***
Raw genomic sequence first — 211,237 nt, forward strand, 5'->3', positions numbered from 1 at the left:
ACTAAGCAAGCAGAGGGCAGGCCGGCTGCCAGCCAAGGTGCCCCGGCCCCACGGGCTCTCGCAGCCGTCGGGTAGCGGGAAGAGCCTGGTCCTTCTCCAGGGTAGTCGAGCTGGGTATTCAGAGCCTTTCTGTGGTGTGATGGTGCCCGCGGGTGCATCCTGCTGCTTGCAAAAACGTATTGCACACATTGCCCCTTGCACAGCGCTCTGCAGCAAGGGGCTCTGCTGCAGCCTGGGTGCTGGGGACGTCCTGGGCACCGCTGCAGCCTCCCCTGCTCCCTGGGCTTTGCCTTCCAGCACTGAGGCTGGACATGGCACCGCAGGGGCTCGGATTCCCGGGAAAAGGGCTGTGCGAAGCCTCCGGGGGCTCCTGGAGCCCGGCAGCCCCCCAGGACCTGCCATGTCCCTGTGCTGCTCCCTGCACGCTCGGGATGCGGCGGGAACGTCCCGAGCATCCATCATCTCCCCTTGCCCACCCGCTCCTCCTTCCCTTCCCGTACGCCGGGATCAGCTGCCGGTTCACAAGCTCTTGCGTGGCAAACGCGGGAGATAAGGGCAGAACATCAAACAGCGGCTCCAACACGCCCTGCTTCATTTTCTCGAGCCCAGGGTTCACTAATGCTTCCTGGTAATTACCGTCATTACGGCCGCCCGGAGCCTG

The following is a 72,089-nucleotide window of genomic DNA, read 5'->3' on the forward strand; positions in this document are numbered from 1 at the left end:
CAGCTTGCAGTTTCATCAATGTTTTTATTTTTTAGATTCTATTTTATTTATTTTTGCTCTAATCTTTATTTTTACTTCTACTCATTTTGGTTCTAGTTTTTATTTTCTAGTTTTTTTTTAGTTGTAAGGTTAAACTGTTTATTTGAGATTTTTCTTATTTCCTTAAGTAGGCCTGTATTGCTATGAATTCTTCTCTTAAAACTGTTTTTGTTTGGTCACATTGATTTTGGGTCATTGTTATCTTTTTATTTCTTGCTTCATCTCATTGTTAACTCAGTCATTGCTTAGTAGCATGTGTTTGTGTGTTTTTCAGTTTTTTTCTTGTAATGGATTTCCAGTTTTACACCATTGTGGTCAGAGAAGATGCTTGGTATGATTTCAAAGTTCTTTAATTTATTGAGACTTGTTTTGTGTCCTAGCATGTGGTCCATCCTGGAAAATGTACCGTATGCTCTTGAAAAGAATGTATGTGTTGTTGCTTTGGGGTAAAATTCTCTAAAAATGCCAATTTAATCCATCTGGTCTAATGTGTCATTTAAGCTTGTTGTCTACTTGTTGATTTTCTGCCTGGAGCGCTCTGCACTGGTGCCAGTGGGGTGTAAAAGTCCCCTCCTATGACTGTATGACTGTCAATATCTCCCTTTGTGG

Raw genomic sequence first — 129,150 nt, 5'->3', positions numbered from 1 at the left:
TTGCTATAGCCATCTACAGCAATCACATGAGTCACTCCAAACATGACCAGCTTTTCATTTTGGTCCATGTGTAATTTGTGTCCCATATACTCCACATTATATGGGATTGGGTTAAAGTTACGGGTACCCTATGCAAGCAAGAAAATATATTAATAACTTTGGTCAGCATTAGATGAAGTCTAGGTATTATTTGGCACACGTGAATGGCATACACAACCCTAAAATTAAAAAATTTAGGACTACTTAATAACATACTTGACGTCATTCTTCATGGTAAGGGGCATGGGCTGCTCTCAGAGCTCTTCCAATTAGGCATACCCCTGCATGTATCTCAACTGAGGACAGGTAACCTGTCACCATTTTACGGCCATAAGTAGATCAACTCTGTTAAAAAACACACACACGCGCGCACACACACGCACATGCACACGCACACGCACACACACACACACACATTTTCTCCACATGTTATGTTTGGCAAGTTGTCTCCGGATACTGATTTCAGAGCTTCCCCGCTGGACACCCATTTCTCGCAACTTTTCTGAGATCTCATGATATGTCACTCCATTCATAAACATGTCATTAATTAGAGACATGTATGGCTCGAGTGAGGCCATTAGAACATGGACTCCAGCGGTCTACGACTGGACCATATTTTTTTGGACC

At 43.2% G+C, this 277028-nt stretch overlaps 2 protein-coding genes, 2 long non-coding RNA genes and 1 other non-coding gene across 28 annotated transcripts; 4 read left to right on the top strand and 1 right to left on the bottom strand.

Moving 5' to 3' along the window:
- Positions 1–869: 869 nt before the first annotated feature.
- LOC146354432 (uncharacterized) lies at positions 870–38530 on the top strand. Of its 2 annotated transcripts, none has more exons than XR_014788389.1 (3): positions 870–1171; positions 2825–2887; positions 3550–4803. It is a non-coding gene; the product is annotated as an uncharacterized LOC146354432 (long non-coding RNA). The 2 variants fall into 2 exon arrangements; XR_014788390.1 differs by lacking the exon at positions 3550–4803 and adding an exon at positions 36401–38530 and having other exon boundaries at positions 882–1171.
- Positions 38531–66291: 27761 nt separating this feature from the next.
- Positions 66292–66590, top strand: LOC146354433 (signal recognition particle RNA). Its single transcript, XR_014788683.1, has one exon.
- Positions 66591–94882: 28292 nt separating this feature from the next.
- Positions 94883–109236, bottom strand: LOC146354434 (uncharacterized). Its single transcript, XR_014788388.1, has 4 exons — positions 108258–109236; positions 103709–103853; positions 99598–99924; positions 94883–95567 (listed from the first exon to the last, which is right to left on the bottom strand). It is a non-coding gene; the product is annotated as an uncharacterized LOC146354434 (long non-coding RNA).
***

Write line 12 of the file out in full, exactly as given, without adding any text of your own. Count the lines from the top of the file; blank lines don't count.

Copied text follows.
- Positions 66292–66590, top strand: LOC146354433 (signal recognition particle RNA). Its single transcript, XR_014788683.1, has one exon.